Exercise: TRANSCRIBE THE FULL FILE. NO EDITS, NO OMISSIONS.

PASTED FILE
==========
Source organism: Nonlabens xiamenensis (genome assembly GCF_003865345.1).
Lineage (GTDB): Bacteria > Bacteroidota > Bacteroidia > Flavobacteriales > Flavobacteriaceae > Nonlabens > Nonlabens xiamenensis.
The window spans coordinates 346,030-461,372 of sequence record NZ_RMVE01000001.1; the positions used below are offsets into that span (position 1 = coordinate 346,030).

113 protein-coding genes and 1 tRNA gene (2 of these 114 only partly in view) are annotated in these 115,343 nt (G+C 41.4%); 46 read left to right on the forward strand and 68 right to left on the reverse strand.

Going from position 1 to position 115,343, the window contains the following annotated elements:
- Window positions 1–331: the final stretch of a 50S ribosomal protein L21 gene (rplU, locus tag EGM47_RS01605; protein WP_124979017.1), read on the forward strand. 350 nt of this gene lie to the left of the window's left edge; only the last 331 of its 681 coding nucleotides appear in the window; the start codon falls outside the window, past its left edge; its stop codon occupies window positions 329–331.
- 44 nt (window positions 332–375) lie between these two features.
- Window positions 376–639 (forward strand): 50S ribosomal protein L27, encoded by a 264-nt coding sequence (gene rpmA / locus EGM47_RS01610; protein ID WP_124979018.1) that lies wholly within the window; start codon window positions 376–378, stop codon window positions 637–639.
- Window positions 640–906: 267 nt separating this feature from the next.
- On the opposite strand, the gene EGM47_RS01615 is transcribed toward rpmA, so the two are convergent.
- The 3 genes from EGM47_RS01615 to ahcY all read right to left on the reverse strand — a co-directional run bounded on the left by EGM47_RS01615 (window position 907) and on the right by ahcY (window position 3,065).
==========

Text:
Source organism: Nonlabens xiamenensis (genome assembly GCF_003865345.1).
Lineage (GTDB): Bacteria > Bacteroidota > Bacteroidia > Flavobacteriales > Flavobacteriaceae > Nonlabens > Nonlabens xiamenensis.
The window spans coordinates 346,030-461,372 of sequence record NZ_RMVE01000001.1; the positions used below are offsets into that span (position 1 = coordinate 346,030).

113 protein-coding genes and 1 tRNA gene (2 of these 114 only partly in view) are annotated in these 115,343 nt (G+C 41.4%); 46 read left to right on the forward strand and 68 right to left on the reverse strand.

Going from position 1 to position 115,343, the window contains the following annotated elements:
- Window positions 1–331: the final stretch of a 50S ribosomal protein L21 gene (rplU, locus tag EGM47_RS01605; protein WP_124979017.1), read on the forward strand. 350 nt of this gene lie to the left of the window's left edge; only the last 331 of its 681 coding nucleotides appear in the window; the start codon falls outside the window, past its left edge; its stop codon occupies window positions 329–331.
- 44 nt (window positions 332–375) lie between these two features.
- Window positions 376–639 (forward strand): 50S ribosomal protein L27, encoded by a 264-nt coding sequence (gene rpmA / locus EGM47_RS01610; protein ID WP_124979018.1) that lies wholly within the window; start codon window positions 376–378, stop codon window positions 637–639.
- Window positions 640–906: 267 nt separating this feature from the next.
- On the opposite strand, the gene EGM47_RS01615 is transcribed toward rpmA, so the two are convergent.
- The 3 genes from EGM47_RS01615 to ahcY all read right to left on the reverse strand — a co-directional run bounded on the left by EGM47_RS01615 (window position 907) and on the right by ahcY (window position 3,065).